Gilbert Shelton's Fabulous Furry Freak Brothers — following the misadventures of three dead-end California stoners — is one of the shining lights of the underground comics (comix) scene of the 1960s and 70s, and still stands today as a highpoint in subversive goofiness. One of these characters is the nominal owner of the titular feline of this compendium of counter-cultural cartooning, which details the life (or should that be "lives"?), loves, philosophies and foibles of a streetwise ginger tom cat and his daily struggle with the ineptitude of his human co-habitants in a run-down hovel on the wrong side of town as they seek perpetual self-gratification (usually through the imbibing of marijuana) while dodging the law and generally avoiding contact with any representative of mainstream society who might threaten the sanctity of their dope-fueled refuge from responsibility.
Collecting every Fat Freddy's Cat strip from his first appearance in 1969 up until the early 90s, nearly every page of this Knockabout anthology is a laugh-a-minute grade-A bong hit of comedic cartooning, rendered in the smudgy, heavy-inked style made famous by Shelton and his underground comix contemporaries, such as Robert Crumb and Rick Griffin. The quality of the art varies from strip to strip (clearly due to the re-sizing of many of the stories from small- to medium-format, and is most obvious in the one-page skits and gags that make up a large part of the book) but is never less than adequate to the zany, freewheeling humour that sees Cat shitting on (or in) various of Fat Freddy's possessions, getting wasted on catnip (by his own choice) or on marijuana (usually at the hands of his understandably frustrated owner — no liberal animal rights eulogising here, folks!) or just generally prowling the neighbourhood on the hunt for some instant gratification.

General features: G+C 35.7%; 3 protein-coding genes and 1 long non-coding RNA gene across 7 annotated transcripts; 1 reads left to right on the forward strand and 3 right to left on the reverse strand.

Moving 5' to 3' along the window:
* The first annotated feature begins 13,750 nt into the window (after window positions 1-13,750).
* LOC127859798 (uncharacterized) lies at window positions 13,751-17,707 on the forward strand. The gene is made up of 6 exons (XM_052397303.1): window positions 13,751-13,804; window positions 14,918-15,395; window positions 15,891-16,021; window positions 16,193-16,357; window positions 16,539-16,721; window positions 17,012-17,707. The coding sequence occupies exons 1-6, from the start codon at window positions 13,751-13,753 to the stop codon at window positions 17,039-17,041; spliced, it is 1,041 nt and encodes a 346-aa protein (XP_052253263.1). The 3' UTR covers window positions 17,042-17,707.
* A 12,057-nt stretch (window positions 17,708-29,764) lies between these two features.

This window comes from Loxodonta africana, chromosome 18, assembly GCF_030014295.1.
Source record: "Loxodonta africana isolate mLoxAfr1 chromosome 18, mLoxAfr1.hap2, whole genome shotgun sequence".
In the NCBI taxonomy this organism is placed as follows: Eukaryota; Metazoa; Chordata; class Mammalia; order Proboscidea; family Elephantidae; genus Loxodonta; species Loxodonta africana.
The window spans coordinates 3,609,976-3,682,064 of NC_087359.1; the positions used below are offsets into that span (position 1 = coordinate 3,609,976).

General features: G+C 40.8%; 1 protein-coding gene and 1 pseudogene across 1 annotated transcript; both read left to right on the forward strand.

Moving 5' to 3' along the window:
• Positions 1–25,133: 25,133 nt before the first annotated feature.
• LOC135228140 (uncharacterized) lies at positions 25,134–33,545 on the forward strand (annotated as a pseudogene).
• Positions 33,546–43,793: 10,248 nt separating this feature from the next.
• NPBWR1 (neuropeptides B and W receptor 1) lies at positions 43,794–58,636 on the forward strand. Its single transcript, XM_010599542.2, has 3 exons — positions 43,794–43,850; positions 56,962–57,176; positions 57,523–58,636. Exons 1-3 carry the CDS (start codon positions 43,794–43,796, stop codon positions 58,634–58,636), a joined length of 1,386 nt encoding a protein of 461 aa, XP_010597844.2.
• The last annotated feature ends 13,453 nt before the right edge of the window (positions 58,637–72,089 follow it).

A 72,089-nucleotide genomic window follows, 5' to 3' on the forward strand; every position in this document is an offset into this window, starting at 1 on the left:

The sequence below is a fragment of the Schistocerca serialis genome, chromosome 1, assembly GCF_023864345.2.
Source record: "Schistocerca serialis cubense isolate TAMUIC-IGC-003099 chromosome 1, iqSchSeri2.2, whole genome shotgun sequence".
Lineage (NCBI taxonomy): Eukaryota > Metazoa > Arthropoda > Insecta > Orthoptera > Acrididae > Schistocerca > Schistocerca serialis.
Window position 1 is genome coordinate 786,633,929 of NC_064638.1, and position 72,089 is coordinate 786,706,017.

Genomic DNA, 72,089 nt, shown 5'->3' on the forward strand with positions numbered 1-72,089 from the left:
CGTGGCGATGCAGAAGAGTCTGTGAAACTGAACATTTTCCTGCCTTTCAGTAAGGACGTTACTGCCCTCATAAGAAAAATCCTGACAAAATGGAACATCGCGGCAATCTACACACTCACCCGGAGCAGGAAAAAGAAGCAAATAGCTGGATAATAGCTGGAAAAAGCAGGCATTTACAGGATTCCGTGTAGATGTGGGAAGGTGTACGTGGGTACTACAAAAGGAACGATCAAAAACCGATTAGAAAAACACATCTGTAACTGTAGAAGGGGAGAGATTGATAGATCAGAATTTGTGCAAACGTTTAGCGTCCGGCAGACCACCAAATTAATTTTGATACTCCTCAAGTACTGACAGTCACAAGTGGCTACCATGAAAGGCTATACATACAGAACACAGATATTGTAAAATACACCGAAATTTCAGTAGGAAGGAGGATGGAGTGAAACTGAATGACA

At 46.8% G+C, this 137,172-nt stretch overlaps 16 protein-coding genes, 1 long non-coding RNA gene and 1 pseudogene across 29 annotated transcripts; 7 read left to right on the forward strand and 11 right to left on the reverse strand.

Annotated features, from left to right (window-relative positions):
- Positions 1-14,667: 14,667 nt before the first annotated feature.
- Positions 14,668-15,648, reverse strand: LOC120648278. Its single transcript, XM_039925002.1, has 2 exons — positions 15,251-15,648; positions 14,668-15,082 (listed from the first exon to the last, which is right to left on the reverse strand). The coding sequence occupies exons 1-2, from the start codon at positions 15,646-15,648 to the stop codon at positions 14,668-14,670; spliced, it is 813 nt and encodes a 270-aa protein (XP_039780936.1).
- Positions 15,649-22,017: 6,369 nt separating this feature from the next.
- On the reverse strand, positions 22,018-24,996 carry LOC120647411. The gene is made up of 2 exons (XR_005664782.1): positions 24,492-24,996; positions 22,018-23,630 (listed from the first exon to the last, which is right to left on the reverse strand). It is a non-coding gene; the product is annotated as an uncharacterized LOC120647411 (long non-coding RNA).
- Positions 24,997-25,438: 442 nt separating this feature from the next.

In fact, it's the longer stories featuring the more convoluted adventures of Cat or his alter ego, F. Frederick Skitty, that, despite usually demonstrating the more accomplished draughtsmanship, pale in comparison to the often hilarious one-pagers, which have the urgent, skittish feel of being dashed off in short, fevered bursts of late-night caffeine-fuelled inspiration. There are also some full-colour sections featuring cover art, pin-up style one-offs and the few colour strips to feature the adventures of the flea-bitten sybarite, making this a good-looking and comprehensive guide to the seamier side of feline life in counter-culture America.